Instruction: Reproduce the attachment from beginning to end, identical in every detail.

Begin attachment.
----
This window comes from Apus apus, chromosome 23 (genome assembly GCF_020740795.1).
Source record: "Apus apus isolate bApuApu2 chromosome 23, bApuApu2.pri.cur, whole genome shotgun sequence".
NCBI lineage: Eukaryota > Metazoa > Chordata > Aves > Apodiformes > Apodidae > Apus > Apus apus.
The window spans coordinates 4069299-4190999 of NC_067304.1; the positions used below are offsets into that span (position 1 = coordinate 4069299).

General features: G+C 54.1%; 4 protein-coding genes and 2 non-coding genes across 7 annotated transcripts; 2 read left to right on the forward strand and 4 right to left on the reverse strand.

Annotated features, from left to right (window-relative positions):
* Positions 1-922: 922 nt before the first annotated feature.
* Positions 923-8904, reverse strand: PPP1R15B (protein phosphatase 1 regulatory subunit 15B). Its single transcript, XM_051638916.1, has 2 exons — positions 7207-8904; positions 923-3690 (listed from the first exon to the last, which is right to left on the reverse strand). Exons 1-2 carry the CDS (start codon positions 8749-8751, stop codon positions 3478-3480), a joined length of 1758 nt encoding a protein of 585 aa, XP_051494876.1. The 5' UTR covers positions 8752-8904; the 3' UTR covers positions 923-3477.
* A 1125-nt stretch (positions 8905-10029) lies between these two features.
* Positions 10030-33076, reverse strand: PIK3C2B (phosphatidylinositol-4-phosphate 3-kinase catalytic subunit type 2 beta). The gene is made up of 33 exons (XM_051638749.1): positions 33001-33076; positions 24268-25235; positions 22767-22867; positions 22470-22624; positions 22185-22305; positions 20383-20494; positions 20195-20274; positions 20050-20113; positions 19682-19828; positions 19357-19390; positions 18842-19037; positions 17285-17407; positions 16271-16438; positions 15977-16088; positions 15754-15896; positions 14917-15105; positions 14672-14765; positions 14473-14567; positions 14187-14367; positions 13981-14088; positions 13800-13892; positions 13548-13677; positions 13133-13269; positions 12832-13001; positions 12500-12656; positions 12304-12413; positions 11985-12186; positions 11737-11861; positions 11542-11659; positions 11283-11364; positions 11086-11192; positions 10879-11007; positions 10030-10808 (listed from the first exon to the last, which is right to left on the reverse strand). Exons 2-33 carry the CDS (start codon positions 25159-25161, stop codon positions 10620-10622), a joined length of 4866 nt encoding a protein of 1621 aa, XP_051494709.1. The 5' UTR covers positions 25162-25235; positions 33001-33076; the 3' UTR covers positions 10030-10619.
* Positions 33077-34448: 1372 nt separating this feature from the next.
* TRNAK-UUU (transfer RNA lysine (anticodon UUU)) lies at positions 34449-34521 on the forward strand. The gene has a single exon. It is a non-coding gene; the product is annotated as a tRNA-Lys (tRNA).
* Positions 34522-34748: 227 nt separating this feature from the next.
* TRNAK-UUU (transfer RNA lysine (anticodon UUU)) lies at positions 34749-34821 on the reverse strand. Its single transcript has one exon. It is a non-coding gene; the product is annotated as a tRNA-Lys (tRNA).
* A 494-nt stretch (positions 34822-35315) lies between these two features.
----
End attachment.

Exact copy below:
This window comes from Apus apus, chromosome 23 (genome assembly GCF_020740795.1).
Source record: "Apus apus isolate bApuApu2 chromosome 23, bApuApu2.pri.cur, whole genome shotgun sequence".
NCBI lineage: Eukaryota > Metazoa > Chordata > Aves > Apodiformes > Apodidae > Apus > Apus apus.
The window spans coordinates 4069299-4190999 of NC_067304.1; the positions used below are offsets into that span (position 1 = coordinate 4069299).

General features: G+C 54.1%; 4 protein-coding genes and 2 non-coding genes across 7 annotated transcripts; 2 read left to right on the forward strand and 4 right to left on the reverse strand.

Annotated features, from left to right (window-relative positions):
* Positions 1-922: 922 nt before the first annotated feature.
* Positions 923-8904, reverse strand: PPP1R15B (protein phosphatase 1 regulatory subunit 15B). Its single transcript, XM_051638916.1, has 2 exons — positions 7207-8904; positions 923-3690 (listed from the first exon to the last, which is right to left on the reverse strand). Exons 1-2 carry the CDS (start codon positions 8749-8751, stop codon positions 3478-3480), a joined length of 1758 nt encoding a protein of 585 aa, XP_051494876.1. The 5' UTR covers positions 8752-8904; the 3' UTR covers positions 923-3477.
* A 1125-nt stretch (positions 8905-10029) lies between these two features.
* Positions 10030-33076, reverse strand: PIK3C2B (phosphatidylinositol-4-phosphate 3-kinase catalytic subunit type 2 beta). The gene is made up of 33 exons (XM_051638749.1): positions 33001-33076; positions 24268-25235; positions 22767-22867; positions 22470-22624; positions 22185-22305; positions 20383-20494; positions 20195-20274; positions 20050-20113; positions 19682-19828; positions 19357-19390; positions 18842-19037; positions 17285-17407; positions 16271-16438; positions 15977-16088; positions 15754-15896; positions 14917-15105; positions 14672-14765; positions 14473-14567; positions 14187-14367; positions 13981-14088; positions 13800-13892; positions 13548-13677; positions 13133-13269; positions 12832-13001; positions 12500-12656; positions 12304-12413; positions 11985-12186; positions 11737-11861; positions 11542-11659; positions 11283-11364; positions 11086-11192; positions 10879-11007; positions 10030-10808 (listed from the first exon to the last, which is right to left on the reverse strand). Exons 2-33 carry the CDS (start codon positions 25159-25161, stop codon positions 10620-10622), a joined length of 4866 nt encoding a protein of 1621 aa, XP_051494709.1. The 5' UTR covers positions 25162-25235; positions 33001-33076; the 3' UTR covers positions 10030-10619.
* Positions 33077-34448: 1372 nt separating this feature from the next.
* TRNAK-UUU (transfer RNA lysine (anticodon UUU)) lies at positions 34449-34521 on the forward strand. The gene has a single exon. It is a non-coding gene; the product is annotated as a tRNA-Lys (tRNA).
* Positions 34522-34748: 227 nt separating this feature from the next.
* TRNAK-UUU (transfer RNA lysine (anticodon UUU)) lies at positions 34749-34821 on the reverse strand. Its single transcript has one exon. It is a non-coding gene; the product is annotated as a tRNA-Lys (tRNA).
* A 494-nt stretch (positions 34822-35315) lies between these two features.